Many Georgia students have enrolled in public school in recent years without ever attending class, solely to take advantage of a 2008 state law creating tax-subsidized scholarships for pupils in private schools. Legislators have described that practice as a legal but unintended consequence of the statute, which was purportedly intended to give children in failing public schools the chance for a private education that they otherwise couldn’t afford. But, in a report released today, critics charge the law creating so-called “student scholarship organizations” (SSOs) was crafted specifically to help pay for students to remain in private school.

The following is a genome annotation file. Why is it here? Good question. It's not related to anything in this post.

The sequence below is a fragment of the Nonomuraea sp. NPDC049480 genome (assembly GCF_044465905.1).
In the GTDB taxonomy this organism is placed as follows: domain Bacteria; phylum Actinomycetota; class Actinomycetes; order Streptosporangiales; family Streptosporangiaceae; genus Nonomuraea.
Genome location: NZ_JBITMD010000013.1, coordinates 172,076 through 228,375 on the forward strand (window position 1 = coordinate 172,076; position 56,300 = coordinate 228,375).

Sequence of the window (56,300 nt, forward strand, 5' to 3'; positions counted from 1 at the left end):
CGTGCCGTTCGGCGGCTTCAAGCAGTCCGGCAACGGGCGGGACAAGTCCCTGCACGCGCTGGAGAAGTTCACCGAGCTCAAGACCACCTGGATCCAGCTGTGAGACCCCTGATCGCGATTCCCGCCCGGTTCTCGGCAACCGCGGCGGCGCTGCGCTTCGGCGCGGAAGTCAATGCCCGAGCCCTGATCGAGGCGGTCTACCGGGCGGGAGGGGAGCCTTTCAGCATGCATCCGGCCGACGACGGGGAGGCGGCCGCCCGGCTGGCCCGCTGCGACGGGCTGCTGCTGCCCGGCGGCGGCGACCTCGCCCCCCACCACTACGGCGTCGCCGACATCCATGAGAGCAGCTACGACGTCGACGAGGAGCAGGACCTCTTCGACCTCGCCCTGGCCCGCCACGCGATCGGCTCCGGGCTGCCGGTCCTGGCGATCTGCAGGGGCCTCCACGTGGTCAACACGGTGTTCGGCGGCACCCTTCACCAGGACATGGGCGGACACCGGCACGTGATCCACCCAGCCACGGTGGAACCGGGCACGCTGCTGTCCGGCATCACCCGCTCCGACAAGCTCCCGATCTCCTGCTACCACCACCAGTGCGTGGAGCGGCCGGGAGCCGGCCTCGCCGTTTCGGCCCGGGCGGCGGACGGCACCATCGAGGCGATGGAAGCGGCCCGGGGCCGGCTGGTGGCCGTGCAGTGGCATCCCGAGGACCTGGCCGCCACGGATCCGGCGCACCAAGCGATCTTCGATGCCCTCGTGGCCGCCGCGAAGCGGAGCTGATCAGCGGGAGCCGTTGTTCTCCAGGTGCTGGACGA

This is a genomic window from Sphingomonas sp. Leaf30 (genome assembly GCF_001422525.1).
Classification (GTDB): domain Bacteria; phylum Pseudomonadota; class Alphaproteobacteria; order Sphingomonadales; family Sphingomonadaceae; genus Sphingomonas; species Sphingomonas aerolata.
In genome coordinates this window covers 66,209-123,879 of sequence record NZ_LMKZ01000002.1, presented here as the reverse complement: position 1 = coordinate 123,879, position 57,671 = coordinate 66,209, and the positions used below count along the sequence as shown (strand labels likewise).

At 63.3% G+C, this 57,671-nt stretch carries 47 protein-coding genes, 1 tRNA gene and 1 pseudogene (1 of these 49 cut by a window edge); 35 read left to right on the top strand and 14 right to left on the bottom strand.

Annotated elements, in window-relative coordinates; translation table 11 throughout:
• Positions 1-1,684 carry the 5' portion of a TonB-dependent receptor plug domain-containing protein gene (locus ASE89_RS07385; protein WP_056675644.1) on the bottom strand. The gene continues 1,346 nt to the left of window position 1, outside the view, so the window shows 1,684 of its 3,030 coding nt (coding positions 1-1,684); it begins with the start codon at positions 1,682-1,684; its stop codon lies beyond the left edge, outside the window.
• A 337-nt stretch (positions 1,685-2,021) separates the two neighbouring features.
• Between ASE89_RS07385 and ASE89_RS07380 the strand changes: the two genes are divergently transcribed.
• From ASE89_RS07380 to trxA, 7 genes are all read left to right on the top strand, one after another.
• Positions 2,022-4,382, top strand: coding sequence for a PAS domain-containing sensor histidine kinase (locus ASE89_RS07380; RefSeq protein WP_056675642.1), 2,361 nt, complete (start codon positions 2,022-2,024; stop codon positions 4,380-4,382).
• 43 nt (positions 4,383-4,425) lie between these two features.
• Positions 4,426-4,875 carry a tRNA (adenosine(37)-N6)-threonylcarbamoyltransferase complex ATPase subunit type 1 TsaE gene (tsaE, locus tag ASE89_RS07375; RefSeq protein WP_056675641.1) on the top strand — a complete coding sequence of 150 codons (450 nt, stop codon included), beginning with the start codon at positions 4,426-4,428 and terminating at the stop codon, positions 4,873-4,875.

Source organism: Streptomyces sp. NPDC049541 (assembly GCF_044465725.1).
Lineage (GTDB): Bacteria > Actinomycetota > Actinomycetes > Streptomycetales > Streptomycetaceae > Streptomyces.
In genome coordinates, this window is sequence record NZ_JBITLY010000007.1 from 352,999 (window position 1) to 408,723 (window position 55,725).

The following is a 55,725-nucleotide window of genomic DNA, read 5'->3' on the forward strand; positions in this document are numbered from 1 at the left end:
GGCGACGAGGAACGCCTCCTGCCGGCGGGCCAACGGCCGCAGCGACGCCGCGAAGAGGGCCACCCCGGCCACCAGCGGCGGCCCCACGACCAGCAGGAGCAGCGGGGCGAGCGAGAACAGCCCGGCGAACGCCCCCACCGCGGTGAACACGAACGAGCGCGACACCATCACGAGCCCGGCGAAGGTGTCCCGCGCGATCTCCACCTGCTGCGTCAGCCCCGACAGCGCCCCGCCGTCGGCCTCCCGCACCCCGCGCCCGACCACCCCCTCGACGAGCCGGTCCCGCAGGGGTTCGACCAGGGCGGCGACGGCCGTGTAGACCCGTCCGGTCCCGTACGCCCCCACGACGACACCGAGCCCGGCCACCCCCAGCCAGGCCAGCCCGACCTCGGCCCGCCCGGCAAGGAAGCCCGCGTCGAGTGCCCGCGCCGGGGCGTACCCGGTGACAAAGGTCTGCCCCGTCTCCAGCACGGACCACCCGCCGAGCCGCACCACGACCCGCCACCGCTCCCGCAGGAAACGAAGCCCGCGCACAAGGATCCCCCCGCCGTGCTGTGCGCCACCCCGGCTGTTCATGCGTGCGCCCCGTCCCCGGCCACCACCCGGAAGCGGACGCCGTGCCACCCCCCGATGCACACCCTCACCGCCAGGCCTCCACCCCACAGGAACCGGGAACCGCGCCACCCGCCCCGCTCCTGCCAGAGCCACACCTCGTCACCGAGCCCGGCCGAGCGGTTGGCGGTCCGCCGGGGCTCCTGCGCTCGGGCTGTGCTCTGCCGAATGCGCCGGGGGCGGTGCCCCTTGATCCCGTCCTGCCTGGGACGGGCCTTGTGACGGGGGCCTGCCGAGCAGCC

A politically connected CEO and an Atlanta social studies teacher have qualified without opposition to seek four-year terms on the Atlanta Board of Education. So, barring an overwhelming write-in candidacy, Reuben R. McDaniel III (left), president and CEO of Jackson Securities LLC, and Courtney English, a teacher at Best Academy at Benjamin Carson, will be sworn in as board members come January. Under state law, English will need to leave his teaching job to take the board seat.